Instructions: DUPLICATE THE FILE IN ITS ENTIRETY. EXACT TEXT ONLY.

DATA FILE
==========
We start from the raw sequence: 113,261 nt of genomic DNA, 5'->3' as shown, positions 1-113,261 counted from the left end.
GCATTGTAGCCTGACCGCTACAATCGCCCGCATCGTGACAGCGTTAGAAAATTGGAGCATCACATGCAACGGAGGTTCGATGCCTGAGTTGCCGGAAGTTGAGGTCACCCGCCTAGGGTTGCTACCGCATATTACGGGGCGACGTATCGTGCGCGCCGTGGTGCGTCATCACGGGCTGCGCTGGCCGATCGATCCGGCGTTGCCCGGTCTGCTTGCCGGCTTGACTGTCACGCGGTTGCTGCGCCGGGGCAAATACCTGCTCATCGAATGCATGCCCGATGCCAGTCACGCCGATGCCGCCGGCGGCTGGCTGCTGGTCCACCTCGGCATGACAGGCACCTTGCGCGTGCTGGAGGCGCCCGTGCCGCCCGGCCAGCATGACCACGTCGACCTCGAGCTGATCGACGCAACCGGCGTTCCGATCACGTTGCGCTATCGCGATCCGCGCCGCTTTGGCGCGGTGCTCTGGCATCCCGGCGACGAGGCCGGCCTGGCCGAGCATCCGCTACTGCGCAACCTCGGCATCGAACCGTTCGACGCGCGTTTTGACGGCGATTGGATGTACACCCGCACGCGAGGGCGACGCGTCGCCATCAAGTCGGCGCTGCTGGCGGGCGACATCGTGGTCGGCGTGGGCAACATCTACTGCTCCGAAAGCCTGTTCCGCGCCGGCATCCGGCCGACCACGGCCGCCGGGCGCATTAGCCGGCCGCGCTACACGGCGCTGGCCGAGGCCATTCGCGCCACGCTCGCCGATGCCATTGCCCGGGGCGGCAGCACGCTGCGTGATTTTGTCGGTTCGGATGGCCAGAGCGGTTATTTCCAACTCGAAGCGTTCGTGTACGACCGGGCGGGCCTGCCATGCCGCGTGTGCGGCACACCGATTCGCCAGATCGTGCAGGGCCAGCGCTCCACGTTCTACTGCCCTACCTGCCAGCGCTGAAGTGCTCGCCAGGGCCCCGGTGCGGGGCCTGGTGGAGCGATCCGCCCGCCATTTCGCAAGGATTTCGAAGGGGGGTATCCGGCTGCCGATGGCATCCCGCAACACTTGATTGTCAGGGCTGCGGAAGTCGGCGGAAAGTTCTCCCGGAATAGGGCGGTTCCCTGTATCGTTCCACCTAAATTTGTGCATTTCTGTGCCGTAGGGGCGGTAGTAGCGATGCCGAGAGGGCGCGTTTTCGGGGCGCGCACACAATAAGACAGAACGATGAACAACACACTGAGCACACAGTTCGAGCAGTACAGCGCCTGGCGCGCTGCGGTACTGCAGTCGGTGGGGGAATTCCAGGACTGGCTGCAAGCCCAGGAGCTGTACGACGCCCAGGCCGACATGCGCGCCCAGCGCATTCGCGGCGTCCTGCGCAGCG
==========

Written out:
We start from the raw sequence: 113,261 nt of genomic DNA, 5'->3' as shown, positions 1-113,261 counted from the left end.
GCATTGTAGCCTGACCGCTACAATCGCCCGCATCGTGACAGCGTTAGAAAATTGGAGCATCACATGCAACGGAGGTTCGATGCCTGAGTTGCCGGAAGTTGAGGTCACCCGCCTAGGGTTGCTACCGCATATTACGGGGCGACGTATCGTGCGCGCCGTGGTGCGTCATCACGGGCTGCGCTGGCCGATCGATCCGGCGTTGCCCGGTCTGCTTGCCGGCTTGACTGTCACGCGGTTGCTGCGCCGGGGCAAATACCTGCTCATCGAATGCATGCCCGATGCCAGTCACGCCGATGCCGCCGGCGGCTGGCTGCTGGTCCACCTCGGCATGACAGGCACCTTGCGCGTGCTGGAGGCGCCCGTGCCGCCCGGCCAGCATGACCACGTCGACCTCGAGCTGATCGACGCAACCGGCGTTCCGATCACGTTGCGCTATCGCGATCCGCGCCGCTTTGGCGCGGTGCTCTGGCATCCCGGCGACGAGGCCGGCCTGGCCGAGCATCCGCTACTGCGCAACCTCGGCATCGAACCGTTCGACGCGCGTTTTGACGGCGATTGGATGTACACCCGCACGCGAGGGCGACGCGTCGCCATCAAGTCGGCGCTGCTGGCGGGCGACATCGTGGTCGGCGTGGGCAACATCTACTGCTCCGAAAGCCTGTTCCGCGCCGGCATCCGGCCGACCACGGCCGCCGGGCGCATTAGCCGGCCGCGCTACACGGCGCTGGCCGAGGCCATTCGCGCCACGCTCGCCGATGCCATTGCCCGGGGCGGCAGCACGCTGCGTGATTTTGTCGGTTCGGATGGCCAGAGCGGTTATTTCCAACTCGAAGCGTTCGTGTACGACCGGGCGGGCCTGCCATGCCGCGTGTGCGGCACACCGATTCGCCAGATCGTGCAGGGCCAGCGCTCCACGTTCTACTGCCCTACCTGCCAGCGCTGAAGTGCTCGCCAGGGCCCCGGTGCGGGGCCTGGTGGAGCGATCCGCCCGCCATTTCGCAAGGATTTCGAAGGGGGGTATCCGGCTGCCGATGGCATCCCGCAACACTTGATTGTCAGGGCTGCGGAAGTCGGCGGAAAGTTCTCCCGGAATAGGGCGGTTCCCTGTATCGTTCCACCTAAATTTGTGCATTTCTGTGCCGTAGGGGCGGTAGTAGCGATGCCGAGAGGGCGCGTTTTCGGGGCGCGCACACAATAAGACAGAACGATGAACAACACACTGAGCACACAGTTCGAGCAGTACAGCGCCTGGCGCGCTGCGGTACTGCAGTCGGTGGGGGAATTCCAGGACTGGCTGCAAGCCCAGGAGCTGTACGACGCCCAGGCCGACATGCGCGCCCAGCGCATTCGCGGCGTCCTGCGCAGCG